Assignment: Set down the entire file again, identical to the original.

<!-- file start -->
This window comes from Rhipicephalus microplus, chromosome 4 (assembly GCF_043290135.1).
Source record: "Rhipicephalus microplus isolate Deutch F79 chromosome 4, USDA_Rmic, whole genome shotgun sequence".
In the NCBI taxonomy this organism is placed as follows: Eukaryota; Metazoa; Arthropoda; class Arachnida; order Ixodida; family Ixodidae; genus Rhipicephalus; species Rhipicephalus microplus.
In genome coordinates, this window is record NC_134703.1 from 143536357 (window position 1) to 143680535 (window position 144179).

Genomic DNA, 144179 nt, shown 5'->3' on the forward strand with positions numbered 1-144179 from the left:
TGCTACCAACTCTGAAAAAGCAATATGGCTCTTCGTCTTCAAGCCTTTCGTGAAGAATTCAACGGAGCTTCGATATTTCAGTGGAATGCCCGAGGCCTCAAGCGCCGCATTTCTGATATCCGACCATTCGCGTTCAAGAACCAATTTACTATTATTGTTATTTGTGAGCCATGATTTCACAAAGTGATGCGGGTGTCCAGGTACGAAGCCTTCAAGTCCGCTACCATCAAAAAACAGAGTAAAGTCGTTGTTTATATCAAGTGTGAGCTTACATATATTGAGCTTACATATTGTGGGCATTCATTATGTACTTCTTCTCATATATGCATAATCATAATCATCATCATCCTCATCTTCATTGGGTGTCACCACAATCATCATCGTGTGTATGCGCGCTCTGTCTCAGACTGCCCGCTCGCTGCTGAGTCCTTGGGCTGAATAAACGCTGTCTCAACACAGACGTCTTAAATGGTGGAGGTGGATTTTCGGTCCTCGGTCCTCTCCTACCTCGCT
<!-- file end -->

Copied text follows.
This window comes from Rhipicephalus microplus, chromosome 4 (assembly GCF_043290135.1).
Source record: "Rhipicephalus microplus isolate Deutch F79 chromosome 4, USDA_Rmic, whole genome shotgun sequence".
In the NCBI taxonomy this organism is placed as follows: Eukaryota; Metazoa; Arthropoda; class Arachnida; order Ixodida; family Ixodidae; genus Rhipicephalus; species Rhipicephalus microplus.
In genome coordinates, this window is record NC_134703.1 from 143536357 (window position 1) to 143680535 (window position 144179).

Genomic DNA, 144179 nt, shown 5'->3' on the forward strand with positions numbered 1-144179 from the left:
TGCTACCAACTCTGAAAAAGCAATATGGCTCTTCGTCTTCAAGCCTTTCGTGAAGAATTCAACGGAGCTTCGATATTTCAGTGGAATGCCCGAGGCCTCAAGCGCCGCATTTCTGATATCCGACCATTCGCGTTCAAGAACCAATTTACTATTATTGTTATTTGTGAGCCATGATTTCACAAAGTGATGCGGGTGTCCAGGTACGAAGCCTTCAAGTCCGCTACCATCAAAAAACAGAGTAAAGTCGTTGTTTATATCAAGTGTGAGCTTACATATATTGAGCTTACATATTGTGGGCATTCATTATGTACTTCTTCTCATATATGCATAATCATAATCATCATCATCCTCATCTTCATTGGGTGTCACCACAATCATCATCGTGTGTATGCGCGCTCTGTCTCAGACTGCCCGCTCGCTGCTGAGTCCTTGGGCTGAATAAACGCTGTCTCAACACAGACGTCTTAAATGGTGGAGGTGGATTTTCGGTCCTCGGTCCTCTCCTACCTCGCT